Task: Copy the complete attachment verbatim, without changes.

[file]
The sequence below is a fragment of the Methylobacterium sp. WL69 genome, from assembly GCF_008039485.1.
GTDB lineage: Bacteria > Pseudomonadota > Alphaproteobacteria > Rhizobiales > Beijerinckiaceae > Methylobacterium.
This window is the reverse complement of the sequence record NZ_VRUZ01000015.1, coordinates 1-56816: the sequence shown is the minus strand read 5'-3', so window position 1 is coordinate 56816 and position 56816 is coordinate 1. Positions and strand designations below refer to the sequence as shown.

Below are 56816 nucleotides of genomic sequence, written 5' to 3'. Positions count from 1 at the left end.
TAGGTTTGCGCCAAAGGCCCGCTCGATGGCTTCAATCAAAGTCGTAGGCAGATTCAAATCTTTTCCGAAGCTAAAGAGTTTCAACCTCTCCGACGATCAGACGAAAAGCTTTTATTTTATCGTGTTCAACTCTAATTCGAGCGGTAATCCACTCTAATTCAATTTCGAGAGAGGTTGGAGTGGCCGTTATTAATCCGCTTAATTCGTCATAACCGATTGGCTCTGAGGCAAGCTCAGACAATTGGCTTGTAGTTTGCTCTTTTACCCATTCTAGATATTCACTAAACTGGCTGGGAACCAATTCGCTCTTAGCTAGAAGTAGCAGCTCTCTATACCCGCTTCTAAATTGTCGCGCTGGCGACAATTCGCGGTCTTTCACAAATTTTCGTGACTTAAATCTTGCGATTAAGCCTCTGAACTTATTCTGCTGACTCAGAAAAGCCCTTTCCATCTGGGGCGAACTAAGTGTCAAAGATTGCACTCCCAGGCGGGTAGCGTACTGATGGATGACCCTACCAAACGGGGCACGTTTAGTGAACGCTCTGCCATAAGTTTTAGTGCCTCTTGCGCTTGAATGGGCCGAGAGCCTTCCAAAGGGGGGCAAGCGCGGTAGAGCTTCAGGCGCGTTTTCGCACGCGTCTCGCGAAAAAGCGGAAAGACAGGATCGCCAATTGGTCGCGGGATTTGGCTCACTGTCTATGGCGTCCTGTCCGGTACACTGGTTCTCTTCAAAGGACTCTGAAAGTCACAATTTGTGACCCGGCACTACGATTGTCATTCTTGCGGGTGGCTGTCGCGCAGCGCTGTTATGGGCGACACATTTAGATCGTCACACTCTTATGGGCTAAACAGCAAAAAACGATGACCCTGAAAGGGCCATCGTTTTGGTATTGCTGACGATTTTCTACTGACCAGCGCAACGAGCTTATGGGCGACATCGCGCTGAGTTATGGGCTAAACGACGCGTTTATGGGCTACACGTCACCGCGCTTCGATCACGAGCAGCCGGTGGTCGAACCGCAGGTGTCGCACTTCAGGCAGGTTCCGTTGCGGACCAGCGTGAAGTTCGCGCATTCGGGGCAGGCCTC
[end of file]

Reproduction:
The sequence below is a fragment of the Methylobacterium sp. WL69 genome, from assembly GCF_008039485.1.
GTDB lineage: Bacteria > Pseudomonadota > Alphaproteobacteria > Rhizobiales > Beijerinckiaceae > Methylobacterium.
This window is the reverse complement of the sequence record NZ_VRUZ01000015.1, coordinates 1-56816: the sequence shown is the minus strand read 5'-3', so window position 1 is coordinate 56816 and position 56816 is coordinate 1. Positions and strand designations below refer to the sequence as shown.

Below are 56816 nucleotides of genomic sequence, written 5' to 3'. Positions count from 1 at the left end.
TAGGTTTGCGCCAAAGGCCCGCTCGATGGCTTCAATCAAAGTCGTAGGCAGATTCAAATCTTTTCCGAAGCTAAAGAGTTTCAACCTCTCCGACGATCAGACGAAAAGCTTTTATTTTATCGTGTTCAACTCTAATTCGAGCGGTAATCCACTCTAATTCAATTTCGAGAGAGGTTGGAGTGGCCGTTATTAATCCGCTTAATTCGTCATAACCGATTGGCTCTGAGGCAAGCTCAGACAATTGGCTTGTAGTTTGCTCTTTTACCCATTCTAGATATTCACTAAACTGGCTGGGAACCAATTCGCTCTTAGCTAGAAGTAGCAGCTCTCTATACCCGCTTCTAAATTGTCGCGCTGGCGACAATTCGCGGTCTTTCACAAATTTTCGTGACTTAAATCTTGCGATTAAGCCTCTGAACTTATTCTGCTGACTCAGAAAAGCCCTTTCCATCTGGGGCGAACTAAGTGTCAAAGATTGCACTCCCAGGCGGGTAGCGTACTGATGGATGACCCTACCAAACGGGGCACGTTTAGTGAACGCTCTGCCATAAGTTTTAGTGCCTCTTGCGCTTGAATGGGCCGAGAGCCTTCCAAAGGGGGGCAAGCGCGGTAGAGCTTCAGGCGCGTTTTCGCACGCGTCTCGCGAAAAAGCGGAAAGACAGGATCGCCAATTGGTCGCGGGATTTGGCTCACTGTCTATGGCGTCCTGTCCGGTACACTGGTTCTCTTCAAAGGACTCTGAAAGTCACAATTTGTGACCCGGCACTACGATTGTCATTCTTGCGGGTGGCTGTCGCGCAGCGCTGTTATGGGCGACACATTTAGATCGTCACACTCTTATGGGCTAAACAGCAAAAAACGATGACCCTGAAAGGGCCATCGTTTTGGTATTGCTGACGATTTTCTACTGACCAGCGCAACGAGCTTATGGGCGACATCGCGCTGAGTTATGGGCTAAACGACGCGTTTATGGGCTACACGTCACCGCGCTTCGATCACGAGCAGCCGGTGGTCGAACCGCAGGTGTCGCACTTCAGGCAGGTTCCGTTGCGGACCAGCGTGAAGTTCGCGCATTCGGGGCAGGCCTC